In 2012 we received an interesting fluid flow and heat transfer simulation job. A silencer had to be installed on a carbon-dioxide exhaust point of a huge chemical factory. Within this project our job was to carry out a CO2 diffusion CFD analysis in the atmosphere of the ammonia works. A chemical factory CFD analysis is complex by its own right but as a bonus how can the area of a whole production facility be modelled?
Obviously we had to simplify since the smallest area to look at in terms of CO2 concentration was 515 by 565 metres. This part of the factory is packed with storage tanks, pumps and other devices necessary for the technology. There are large areas where you cannot see the sky because of the immense number of pipelines above your head.
Release point high above ground
The CO2 exhaust point in question is on top of a splitter coloumn 56 metres above ground level. On the left picture below a red arrow is pointing to the outlet. You can also see the steam that comes mixed with the CO2. No, I did not climb that high up. For me it was enough to take a look around at half way and shoot some photos of the surrounding area.
Mix of traditional and modern modelling techniques
Well, to create a simulation model of that size I used both traditional and modern technologies. Many years ago a scale-model was made of the whole 2nd factory covering the place where my CO2 outlet was. This model was still on show so I could take some photos. On the modern side there was the mighty Google Earth that even contained satellite views dated back to 2003. With its capability of measuring distances it was quite handy to get an idea of building sizes.
In order to check scale and positioning of CAD model I used Google Earth too. In a photo editor I copied the screen-shot of CAD as a half transparent layer onto the screen-shot of Google Earth. When I saw some misalignment I fine-tuned CAD as long as the two pictures matched properly.
CAD is very detailed in the neighborhood of CO2 outlet since here is the highest risk of CO2 reaching ground level in case of adverse weather conditions.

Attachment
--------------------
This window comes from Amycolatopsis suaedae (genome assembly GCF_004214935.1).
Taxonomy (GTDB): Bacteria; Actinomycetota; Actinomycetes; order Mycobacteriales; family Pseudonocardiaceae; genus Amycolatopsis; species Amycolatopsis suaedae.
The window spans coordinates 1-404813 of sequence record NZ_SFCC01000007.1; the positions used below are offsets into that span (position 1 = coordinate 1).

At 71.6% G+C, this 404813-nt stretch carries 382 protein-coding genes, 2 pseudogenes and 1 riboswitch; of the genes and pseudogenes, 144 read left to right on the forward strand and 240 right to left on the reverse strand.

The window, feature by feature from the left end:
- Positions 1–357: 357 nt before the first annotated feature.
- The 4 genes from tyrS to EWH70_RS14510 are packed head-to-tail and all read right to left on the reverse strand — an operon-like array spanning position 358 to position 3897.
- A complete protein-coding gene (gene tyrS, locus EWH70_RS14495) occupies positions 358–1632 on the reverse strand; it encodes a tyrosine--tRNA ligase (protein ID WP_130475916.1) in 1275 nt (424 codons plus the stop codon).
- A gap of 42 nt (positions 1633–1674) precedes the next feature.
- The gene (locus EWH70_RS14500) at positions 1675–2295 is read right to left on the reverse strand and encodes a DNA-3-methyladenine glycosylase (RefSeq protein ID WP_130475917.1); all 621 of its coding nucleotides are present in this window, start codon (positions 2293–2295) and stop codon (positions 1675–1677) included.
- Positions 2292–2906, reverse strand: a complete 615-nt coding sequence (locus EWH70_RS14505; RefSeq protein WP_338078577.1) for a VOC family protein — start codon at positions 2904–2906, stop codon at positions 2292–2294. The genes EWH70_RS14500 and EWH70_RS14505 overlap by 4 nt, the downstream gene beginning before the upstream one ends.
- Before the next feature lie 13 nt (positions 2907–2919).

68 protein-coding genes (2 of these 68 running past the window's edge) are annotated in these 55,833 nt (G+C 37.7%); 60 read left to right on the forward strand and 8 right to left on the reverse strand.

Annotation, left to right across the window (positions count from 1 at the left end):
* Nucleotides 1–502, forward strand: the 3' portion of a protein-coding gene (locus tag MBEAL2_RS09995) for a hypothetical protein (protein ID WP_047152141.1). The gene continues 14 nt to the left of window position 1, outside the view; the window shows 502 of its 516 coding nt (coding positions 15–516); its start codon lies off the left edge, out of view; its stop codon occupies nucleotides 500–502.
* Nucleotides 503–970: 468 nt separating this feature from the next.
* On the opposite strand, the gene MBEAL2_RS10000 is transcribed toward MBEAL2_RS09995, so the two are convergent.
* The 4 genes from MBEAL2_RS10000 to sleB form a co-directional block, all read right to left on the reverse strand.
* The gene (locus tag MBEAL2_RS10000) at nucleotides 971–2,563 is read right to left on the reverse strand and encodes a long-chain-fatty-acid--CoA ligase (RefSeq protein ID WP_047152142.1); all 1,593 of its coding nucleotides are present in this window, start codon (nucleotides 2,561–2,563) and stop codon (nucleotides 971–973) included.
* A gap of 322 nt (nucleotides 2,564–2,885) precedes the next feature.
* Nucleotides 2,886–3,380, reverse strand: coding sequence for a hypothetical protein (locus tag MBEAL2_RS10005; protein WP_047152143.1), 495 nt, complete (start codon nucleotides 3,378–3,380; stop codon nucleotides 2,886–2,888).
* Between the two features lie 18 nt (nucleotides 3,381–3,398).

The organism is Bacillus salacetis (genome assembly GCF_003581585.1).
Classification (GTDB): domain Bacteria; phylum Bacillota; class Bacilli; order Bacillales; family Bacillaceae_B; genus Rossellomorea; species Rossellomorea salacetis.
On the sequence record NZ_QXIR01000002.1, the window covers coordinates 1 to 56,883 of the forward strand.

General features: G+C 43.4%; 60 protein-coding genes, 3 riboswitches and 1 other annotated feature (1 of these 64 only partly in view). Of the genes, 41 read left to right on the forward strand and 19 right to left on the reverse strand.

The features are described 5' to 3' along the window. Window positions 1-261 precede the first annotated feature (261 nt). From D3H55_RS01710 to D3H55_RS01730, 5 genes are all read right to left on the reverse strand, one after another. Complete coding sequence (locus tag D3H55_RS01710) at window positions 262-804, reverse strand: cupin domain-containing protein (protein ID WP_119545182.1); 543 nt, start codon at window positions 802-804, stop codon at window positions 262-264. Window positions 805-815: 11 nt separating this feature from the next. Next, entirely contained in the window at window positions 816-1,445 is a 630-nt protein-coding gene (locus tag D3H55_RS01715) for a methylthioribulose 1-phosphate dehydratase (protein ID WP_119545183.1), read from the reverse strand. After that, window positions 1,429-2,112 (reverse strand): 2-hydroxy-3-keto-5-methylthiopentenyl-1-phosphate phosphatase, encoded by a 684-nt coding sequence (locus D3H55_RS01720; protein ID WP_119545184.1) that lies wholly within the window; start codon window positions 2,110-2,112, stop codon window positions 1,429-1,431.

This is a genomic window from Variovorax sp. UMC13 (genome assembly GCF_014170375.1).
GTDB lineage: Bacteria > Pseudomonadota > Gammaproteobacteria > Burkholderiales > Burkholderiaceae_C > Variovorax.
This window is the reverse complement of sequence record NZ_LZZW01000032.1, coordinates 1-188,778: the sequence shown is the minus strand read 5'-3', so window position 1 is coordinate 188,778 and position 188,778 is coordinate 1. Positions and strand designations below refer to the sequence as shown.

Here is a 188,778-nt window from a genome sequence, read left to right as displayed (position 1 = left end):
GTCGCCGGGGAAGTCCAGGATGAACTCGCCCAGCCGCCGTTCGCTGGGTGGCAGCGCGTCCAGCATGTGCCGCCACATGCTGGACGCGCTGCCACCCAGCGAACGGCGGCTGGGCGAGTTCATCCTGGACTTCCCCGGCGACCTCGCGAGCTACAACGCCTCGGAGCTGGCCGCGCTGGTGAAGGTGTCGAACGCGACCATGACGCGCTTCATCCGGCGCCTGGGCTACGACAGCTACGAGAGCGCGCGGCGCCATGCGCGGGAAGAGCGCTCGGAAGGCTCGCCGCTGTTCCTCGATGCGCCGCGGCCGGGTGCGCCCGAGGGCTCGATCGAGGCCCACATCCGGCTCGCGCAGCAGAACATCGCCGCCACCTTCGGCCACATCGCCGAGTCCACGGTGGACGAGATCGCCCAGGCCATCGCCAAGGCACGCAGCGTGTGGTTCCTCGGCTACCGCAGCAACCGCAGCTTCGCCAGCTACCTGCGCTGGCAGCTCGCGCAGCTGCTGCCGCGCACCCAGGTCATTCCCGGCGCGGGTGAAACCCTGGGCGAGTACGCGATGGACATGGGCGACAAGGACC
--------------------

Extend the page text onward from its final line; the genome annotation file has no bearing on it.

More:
Wind speed as a function of height
Among boundary conditions – apart from describing mass flow and temperature of carbon-dioxide (CO2 left the outlet with a speed of 61 m/s and its temperature was 60°C) – I had to set wind direction and speed. The latter one as a function of height. Defining wind direction was pretty easy because on this part of the country wind always blows from northeast according to the weather station of the factory.
We can approximate dependency of wind speed on height from ground level with a power-law function:
Zb: height of wind speed sampling,
Vb: measured wind speed,
n: constant that stands for the a roughness category representing the surrounding area outside the simulation domain. For example large flat ground like sea has n=10, urban area with high-rise buildings close to each other has n=2.8571. 
Within this CO2 diffusion CFD analysis project we took several weather conditions taken into account. Winter and summer, dead calm or normal wind speed were used to calculate carbon-dioxide concentration. Besides wind we had some other factors to take into account. There were two huge heat exchangers by the side of the splitter coloumns from which a fairly large volume flow of 40°C air was rising and this could have an effect on CO2 diffusion at certain weather conditions.
Results of different concentrations in the air
On the pictures below you can check out the results of CO2 diffusion CFD analysis in summer at normal wind speed. On the left you can see the 0.5% CO2 concentration. This concentration is harmful for human life. On the right is the 0.1% concentration plume above the ammonia factory. This figure shows the north-northeast view of the ammonia plant. I coloured buildings and other obstacles with static pressure that wind generated on solid surfaces.
From these results we could clearly see that 0.5% concentration is well above the plant. With weather conditions like that there is no risk of having high CO2 concentration close to ground levels. Please note that CO2 concentration reduces to harmless 0.1% above the ammonia plant. So there was nothing to worry about further away from the factory.
We can extract a lot of interesting information from simulating gas or liquid diffusion. We apply the same method as the above described for air pollution simulation in cities. I also used these features for modeling leaking earth gas in case of high pressure gas pipes.
Dr. Robert Dul Architectural Institute of Japan: “Guidebook for Practical Applications of CFD to Pedestrian Wind Environment around Buildings”: p.158.